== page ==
Watches: Urwerk UR-110 Eastwood (+live pics & video)

By Thierry Ané on February 3, 2015

Since the very first model presented by Martin Frei and Felix Baumgartner, Urwerk has positioned itself as a very upscale niche brand with a different approach to telling the time. The brand’s trademark futuristic style has always been associated with the presence of multiple satellite complications that both present impressive technical achievements and mesmerising visual treats.


With the time indication on the right side of the dial with three counter-rotating hour satellites mounted on a central carousel and following a vertical arced line graduated from 0 to 60 minutes, the time indication on the UR-110 model is perfectly emblematic of this unique brand’s approach to modern Fine Watchmaking.



In the dark, the copious Super-LumiNova makes the time extremely easy to read


Since its introduction with a titanium version back in 2011, this stunning model with an atypical 47.00 x 51.00 mm case that sits perfectly on the wrist and commands attention has been presented in a variety of exciting renditions. It first appeared in stainless steel with Urwerk’s very own AlTiN-treatment that same year before being dressed in the usual black DLC titanium and red gold versions in 2012.


Given its remarkable popularity, the UR-110 timepiece went through the necessary limited edition makeover for the well-known The Hour Glass retailer in Singapore in 2012. With light blue indications on a black DLC case, the five units of the UR-110 Torpedo The Hour Glass were an immediate success.



The back of the UR-110


To build on this reputation, Urwerk unveiled two posh rendition in 2013 with platinum or black platinum on the bezel to complement the titanium of the case. In addition, just like the Hour Glass model, the UR-110 PTH Black DLC Titanium and Black Platinum elegantly played with the use of colour with vivid red indications instead of the usual yellow of previous models.


It seemed that the UR-110 had a successful life and its production had to come to an end for the brand to be able to focus on new technical developments and inventive models. But before turning the page on such an amazing model, Martin Frei and Felix Baumgartner were eager to offer one last take on such an important piece of Urwerk’s history.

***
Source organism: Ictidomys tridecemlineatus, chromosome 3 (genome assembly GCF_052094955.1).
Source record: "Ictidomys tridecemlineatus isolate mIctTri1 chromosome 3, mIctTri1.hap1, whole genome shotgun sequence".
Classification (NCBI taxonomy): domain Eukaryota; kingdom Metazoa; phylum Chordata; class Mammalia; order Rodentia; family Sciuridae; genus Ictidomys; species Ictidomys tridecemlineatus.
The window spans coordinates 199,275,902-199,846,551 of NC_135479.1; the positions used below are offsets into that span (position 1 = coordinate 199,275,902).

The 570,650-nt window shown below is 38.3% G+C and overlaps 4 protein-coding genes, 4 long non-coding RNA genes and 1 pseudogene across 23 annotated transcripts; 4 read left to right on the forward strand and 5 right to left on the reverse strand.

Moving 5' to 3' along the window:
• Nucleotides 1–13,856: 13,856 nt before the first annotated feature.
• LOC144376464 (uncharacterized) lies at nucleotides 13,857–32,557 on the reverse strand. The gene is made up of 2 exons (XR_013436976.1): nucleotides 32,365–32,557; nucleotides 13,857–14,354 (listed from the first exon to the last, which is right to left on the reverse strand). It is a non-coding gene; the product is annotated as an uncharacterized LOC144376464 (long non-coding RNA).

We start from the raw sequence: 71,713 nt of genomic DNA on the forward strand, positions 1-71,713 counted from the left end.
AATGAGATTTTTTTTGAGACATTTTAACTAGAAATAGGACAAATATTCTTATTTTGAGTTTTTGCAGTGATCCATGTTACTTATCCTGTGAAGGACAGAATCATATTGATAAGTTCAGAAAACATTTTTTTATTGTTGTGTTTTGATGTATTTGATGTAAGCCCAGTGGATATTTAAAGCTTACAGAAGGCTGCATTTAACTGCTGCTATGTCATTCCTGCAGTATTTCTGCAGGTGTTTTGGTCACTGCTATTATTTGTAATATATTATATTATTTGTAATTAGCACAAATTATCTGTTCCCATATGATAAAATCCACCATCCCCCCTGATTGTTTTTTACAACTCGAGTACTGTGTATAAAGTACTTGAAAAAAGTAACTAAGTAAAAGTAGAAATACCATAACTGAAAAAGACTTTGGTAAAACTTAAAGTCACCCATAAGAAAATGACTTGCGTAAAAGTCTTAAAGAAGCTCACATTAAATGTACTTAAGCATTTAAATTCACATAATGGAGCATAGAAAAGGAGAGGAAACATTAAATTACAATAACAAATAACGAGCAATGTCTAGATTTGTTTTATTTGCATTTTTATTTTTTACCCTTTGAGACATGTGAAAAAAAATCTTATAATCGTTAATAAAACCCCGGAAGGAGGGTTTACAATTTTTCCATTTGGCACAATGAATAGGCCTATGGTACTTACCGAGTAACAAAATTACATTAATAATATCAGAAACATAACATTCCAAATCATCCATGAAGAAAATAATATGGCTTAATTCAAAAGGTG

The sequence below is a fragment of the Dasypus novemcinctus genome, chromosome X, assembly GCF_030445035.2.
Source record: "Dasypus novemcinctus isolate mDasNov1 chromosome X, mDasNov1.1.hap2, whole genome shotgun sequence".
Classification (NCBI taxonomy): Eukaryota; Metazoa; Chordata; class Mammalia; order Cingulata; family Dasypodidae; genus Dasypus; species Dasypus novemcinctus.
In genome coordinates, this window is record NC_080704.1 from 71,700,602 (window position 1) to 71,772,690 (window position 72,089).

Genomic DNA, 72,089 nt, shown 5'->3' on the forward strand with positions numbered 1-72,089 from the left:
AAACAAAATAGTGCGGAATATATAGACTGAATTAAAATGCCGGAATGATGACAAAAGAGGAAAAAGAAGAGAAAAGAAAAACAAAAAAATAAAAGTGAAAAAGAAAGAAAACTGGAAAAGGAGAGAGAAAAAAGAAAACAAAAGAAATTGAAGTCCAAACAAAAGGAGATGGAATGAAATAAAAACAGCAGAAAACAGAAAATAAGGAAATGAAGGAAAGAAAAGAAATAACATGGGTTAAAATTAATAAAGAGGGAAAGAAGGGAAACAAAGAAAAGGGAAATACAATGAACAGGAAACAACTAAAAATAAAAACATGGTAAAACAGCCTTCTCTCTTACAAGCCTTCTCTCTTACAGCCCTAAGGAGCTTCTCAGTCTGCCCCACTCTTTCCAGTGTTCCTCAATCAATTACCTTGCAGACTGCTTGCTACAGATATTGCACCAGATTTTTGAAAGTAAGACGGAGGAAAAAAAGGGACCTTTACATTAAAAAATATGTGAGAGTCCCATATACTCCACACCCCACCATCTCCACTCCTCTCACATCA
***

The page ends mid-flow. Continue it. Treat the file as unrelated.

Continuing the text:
The last versions of the UR-110 were thus presented during the Geneva Week and let me just say that for its last show, this model left the centre stage with two extraordinary limited editions of five pieces each: the UR-110 Eastwood Macassar Ebony and the UR-110 Eastwood Red Ebony!


With every type of metal and surface treatment already exhausted for the bezel, Urwerk came up with an unconventional, albeit brilliant idea: why not use an organic material like wood to provide an appealing contrast with the futuristic nature of the piece?




It goes without saying, though, that not any kind of wood could be used. It has to be a noble essence to rise to the level of this exceptional watch and also hard and resistant enough to withstand the bad treatments our timepieces are subject to even on the gentlest wrists. Urwerk opted for Macassar Ebony from Indonesia on one model and Red Ebony from South Africa on the other.


These highly valuable woods with a beautiful texture and rich colours definitely qualify for luxury items and they are so hard that machining the timber to create the bezels caused more wear and tear on the equipment than most metals!




But who cares about the technical difficulties when the end result is so beautiful right? The UR-110 Eastwood Macassar Ebony and UR-110 Eastwood Red Ebony are both mesmerising in their very own way. It is also amazing to see how two different wood essences can transform the watch so much and I would have an extremely hard time deciding which version I prefer!



The idea to use wood on the watch components is definitely not new but to me it works better than ever before due to the intriguing contrast between the general contemporary style of the UR-110 and the timelessness of this organic material. Moreover, the brand’s designers had another stroke of genius: resorting to an equally unconventional material for the straps of these stunning watches.


Indeed, the brand partnered up with renowned British tailor Timothy Everest to create to most exquisite wool tweed NATO-style straps one could think of for these exceptional models. Known for its durability, tweed is perfectly adapted for the strap and, as it was the textile of choice for Britain’s Upper Class, it complements perfectly the luxurious nature of both the Macassar Ebony and UR-110 Red Ebony.




A green, black and blue “Herringbone” pattern was chosen for the UR-110 Eastwood Macassar Ebony model and the UR-110 Eastwood Red Ebony is mounted on a bolder strap made of brown and blue “Prince of Wales” pattern on ivory fabric. Both straps as just as gorgeous as the bezels and together create a beautiful harmony. What better way could we have thought of to close the UR-110 chapter?




For more information please visit the Urwerk web site.